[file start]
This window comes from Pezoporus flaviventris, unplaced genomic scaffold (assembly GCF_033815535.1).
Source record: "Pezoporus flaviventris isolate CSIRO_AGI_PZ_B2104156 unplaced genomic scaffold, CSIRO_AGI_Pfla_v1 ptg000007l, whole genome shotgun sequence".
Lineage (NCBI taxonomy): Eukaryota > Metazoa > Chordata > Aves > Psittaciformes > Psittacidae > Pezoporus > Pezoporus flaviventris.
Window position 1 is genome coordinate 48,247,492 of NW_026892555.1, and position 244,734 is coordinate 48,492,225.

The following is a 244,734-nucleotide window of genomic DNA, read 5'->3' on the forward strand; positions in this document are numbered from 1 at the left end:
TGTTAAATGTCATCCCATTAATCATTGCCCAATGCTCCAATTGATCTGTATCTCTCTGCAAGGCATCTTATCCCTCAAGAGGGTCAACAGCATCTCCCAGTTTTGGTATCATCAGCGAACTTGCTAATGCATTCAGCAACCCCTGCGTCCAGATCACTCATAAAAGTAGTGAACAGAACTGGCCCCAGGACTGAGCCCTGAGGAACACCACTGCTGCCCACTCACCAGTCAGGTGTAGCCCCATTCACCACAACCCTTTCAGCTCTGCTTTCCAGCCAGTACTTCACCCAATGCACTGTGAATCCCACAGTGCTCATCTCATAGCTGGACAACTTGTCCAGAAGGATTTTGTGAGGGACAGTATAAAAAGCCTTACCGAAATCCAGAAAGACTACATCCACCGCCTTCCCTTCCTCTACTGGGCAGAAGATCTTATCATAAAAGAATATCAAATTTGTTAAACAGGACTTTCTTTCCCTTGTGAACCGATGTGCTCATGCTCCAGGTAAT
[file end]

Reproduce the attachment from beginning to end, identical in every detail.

This window comes from Pezoporus flaviventris, unplaced genomic scaffold (assembly GCF_033815535.1).
Source record: "Pezoporus flaviventris isolate CSIRO_AGI_PZ_B2104156 unplaced genomic scaffold, CSIRO_AGI_Pfla_v1 ptg000007l, whole genome shotgun sequence".
Lineage (NCBI taxonomy): Eukaryota > Metazoa > Chordata > Aves > Psittaciformes > Psittacidae > Pezoporus > Pezoporus flaviventris.
Window position 1 is genome coordinate 48,247,492 of NW_026892555.1, and position 244,734 is coordinate 48,492,225.

The following is a 244,734-nucleotide window of genomic DNA, read 5'->3' on the forward strand; positions in this document are numbered from 1 at the left end:
TGTTAAATGTCATCCCATTAATCATTGCCCAATGCTCCAATTGATCTGTATCTCTCTGCAAGGCATCTTATCCCTCAAGAGGGTCAACAGCATCTCCCAGTTTTGGTATCATCAGCGAACTTGCTAATGCATTCAGCAACCCCTGCGTCCAGATCACTCATAAAAGTAGTGAACAGAACTGGCCCCAGGACTGAGCCCTGAGGAACACCACTGCTGCCCACTCACCAGTCAGGTGTAGCCCCATTCACCACAACCCTTTCAGCTCTGCTTTCCAGCCAGTACTTCACCCAATGCACTGTGAATCCCACAGTGCTCATCTCATAGCTGGACAACTTGTCCAGAAGGATTTTGTGAGGGACAGTATAAAAAGCCTTACCGAAATCCAGAAAGACTACATCCACCGCCTTCCCTTCCTCTACTGGGCAGAAGATCTTATCATAAAAGAATATCAAATTTGTTAAACAGGACTTTCTTTCCCTTGTGAACCGATGTGCTCATGCTCCAGGTAAT